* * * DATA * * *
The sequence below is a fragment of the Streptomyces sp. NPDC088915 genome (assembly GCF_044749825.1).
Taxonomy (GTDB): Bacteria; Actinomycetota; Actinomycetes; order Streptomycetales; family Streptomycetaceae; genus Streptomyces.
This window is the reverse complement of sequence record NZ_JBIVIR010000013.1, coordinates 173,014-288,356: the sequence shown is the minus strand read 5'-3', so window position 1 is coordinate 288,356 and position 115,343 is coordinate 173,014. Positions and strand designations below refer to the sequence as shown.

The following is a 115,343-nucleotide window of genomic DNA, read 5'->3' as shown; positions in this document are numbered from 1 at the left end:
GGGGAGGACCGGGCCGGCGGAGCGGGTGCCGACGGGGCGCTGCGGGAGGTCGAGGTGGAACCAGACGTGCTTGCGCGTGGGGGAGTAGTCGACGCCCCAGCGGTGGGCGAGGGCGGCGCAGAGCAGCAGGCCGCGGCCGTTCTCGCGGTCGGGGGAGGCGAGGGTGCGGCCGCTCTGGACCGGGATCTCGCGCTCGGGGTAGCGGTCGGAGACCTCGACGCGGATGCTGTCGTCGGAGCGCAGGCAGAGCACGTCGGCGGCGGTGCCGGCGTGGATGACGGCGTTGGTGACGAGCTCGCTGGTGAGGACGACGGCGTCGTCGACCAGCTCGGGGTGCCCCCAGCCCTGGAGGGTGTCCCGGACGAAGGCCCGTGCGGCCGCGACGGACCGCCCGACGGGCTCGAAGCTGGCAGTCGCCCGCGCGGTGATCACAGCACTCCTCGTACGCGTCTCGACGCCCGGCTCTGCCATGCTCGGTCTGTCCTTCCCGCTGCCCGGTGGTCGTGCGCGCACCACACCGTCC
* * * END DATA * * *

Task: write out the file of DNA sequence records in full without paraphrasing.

The sequence below is a fragment of the Streptomyces sp. NPDC088915 genome (assembly GCF_044749825.1).
Taxonomy (GTDB): Bacteria; Actinomycetota; Actinomycetes; order Streptomycetales; family Streptomycetaceae; genus Streptomyces.
This window is the reverse complement of sequence record NZ_JBIVIR010000013.1, coordinates 173,014-288,356: the sequence shown is the minus strand read 5'-3', so window position 1 is coordinate 288,356 and position 115,343 is coordinate 173,014. Positions and strand designations below refer to the sequence as shown.

The following is a 115,343-nucleotide window of genomic DNA, read 5'->3' as shown; positions in this document are numbered from 1 at the left end:
GGGGAGGACCGGGCCGGCGGAGCGGGTGCCGACGGGGCGCTGCGGGAGGTCGAGGTGGAACCAGACGTGCTTGCGCGTGGGGGAGTAGTCGACGCCCCAGCGGTGGGCGAGGGCGGCGCAGAGCAGCAGGCCGCGGCCGTTCTCGCGGTCGGGGGAGGCGAGGGTGCGGCCGCTCTGGACCGGGATCTCGCGCTCGGGGTAGCGGTCGGAGACCTCGACGCGGATGCTGTCGTCGGAGCGCAGGCAGAGCACGTCGGCGGCGGTGCCGGCGTGGATGACGGCGTTGGTGACGAGCTCGCTGGTGAGGACGACGGCGTCGTCGACCAGCTCGGGGTGCCCCCAGCCCTGGAGGGTGTCCCGGACGAAGGCCCGTGCGGCCGCGACGGACCGCCCGACGGGCTCGAAGCTGGCAGTCGCCCGCGCGGTGATCACAGCACTCCTCGTACGCGTCTCGACGCCCGGCTCTGCCATGCTCGGTCTGTCCTTCCCGCTGCCCGGTGGTCGTGCGCGCACCACACCGTCC